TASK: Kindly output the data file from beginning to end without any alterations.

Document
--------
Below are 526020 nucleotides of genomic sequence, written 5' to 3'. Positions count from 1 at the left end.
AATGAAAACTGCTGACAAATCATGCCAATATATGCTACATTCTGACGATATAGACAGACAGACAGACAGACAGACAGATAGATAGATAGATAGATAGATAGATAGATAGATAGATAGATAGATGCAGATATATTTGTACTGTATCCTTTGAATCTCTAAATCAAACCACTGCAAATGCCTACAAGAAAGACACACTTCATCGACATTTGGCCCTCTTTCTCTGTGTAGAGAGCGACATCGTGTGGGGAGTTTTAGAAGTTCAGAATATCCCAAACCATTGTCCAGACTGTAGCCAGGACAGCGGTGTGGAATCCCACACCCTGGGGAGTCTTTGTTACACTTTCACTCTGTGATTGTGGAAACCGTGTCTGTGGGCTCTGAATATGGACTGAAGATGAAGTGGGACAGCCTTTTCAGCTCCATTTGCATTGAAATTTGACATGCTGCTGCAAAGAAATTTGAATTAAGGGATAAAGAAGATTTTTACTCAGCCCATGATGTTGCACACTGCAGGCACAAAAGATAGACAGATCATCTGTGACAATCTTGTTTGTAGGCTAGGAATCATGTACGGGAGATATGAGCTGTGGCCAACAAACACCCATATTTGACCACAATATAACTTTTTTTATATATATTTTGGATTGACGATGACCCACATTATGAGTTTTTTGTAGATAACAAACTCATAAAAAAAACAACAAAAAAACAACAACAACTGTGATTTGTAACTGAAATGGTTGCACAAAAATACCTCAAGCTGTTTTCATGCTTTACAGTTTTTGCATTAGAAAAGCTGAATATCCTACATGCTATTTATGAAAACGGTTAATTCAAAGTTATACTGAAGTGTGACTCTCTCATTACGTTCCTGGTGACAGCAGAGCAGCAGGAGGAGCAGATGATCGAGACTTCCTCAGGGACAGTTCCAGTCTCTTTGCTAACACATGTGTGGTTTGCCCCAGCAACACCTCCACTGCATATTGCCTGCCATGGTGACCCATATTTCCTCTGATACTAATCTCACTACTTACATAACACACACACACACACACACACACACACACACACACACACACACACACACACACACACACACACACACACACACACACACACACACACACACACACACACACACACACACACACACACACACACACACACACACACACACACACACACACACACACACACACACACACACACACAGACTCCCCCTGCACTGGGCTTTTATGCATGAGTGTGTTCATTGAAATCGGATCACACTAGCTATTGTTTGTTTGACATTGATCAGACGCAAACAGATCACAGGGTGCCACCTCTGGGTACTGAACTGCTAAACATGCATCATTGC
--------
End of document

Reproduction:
Below are 526020 nucleotides of genomic sequence, written 5' to 3'. Positions count from 1 at the left end.
AATGAAAACTGCTGACAAATCATGCCAATATATGCTACATTCTGACGATATAGACAGACAGACAGACAGACAGACAGATAGATAGATAGATAGATAGATAGATAGATAGATAGATAGATAGATGCAGATATATTTGTACTGTATCCTTTGAATCTCTAAATCAAACCACTGCAAATGCCTACAAGAAAGACACACTTCATCGACATTTGGCCCTCTTTCTCTGTGTAGAGAGCGACATCGTGTGGGGAGTTTTAGAAGTTCAGAATATCCCAAACCATTGTCCAGACTGTAGCCAGGACAGCGGTGTGGAATCCCACACCCTGGGGAGTCTTTGTTACACTTTCACTCTGTGATTGTGGAAACCGTGTCTGTGGGCTCTGAATATGGACTGAAGATGAAGTGGGACAGCCTTTTCAGCTCCATTTGCATTGAAATTTGACATGCTGCTGCAAAGAAATTTGAATTAAGGGATAAAGAAGATTTTTACTCAGCCCATGATGTTGCACACTGCAGGCACAAAAGATAGACAGATCATCTGTGACAATCTTGTTTGTAGGCTAGGAATCATGTACGGGAGATATGAGCTGTGGCCAACAAACACCCATATTTGACCACAATATAACTTTTTTTATATATATTTTGGATTGACGATGACCCACATTATGAGTTTTTTGTAGATAACAAACTCATAAAAAAAACAACAAAAAAACAACAACAACTGTGATTTGTAACTGAAATGGTTGCACAAAAATACCTCAAGCTGTTTTCATGCTTTACAGTTTTTGCATTAGAAAAGCTGAATATCCTACATGCTATTTATGAAAACGGTTAATTCAAAGTTATACTGAAGTGTGACTCTCTCATTACGTTCCTGGTGACAGCAGAGCAGCAGGAGGAGCAGATGATCGAGACTTCCTCAGGGACAGTTCCAGTCTCTTTGCTAACACATGTGTGGTTTGCCCCAGCAACACCTCCACTGCATATTGCCTGCCATGGTGACCCATATTTCCTCTGATACTAATCTCACTACTTACATAACACACACACACACACACACACACACACACACACACACACACACACACACACACACACACACACACACACACACACACACACACACACACACACACACACACACACACACACACACACACACACACACACACACACACACACACACACACACACACACACACACACACACACACAGACTCCCCCTGCACTGGGCTTTTATGCATGAGTGTGTTCATTGAAATCGGATCACACTAGCTATTGTTTGTTTGACATTGATCAGACGCAAACAGATCACAGGGTGCCACCTCTGGGTACTGAACTGCTAAACATGCATCATTGC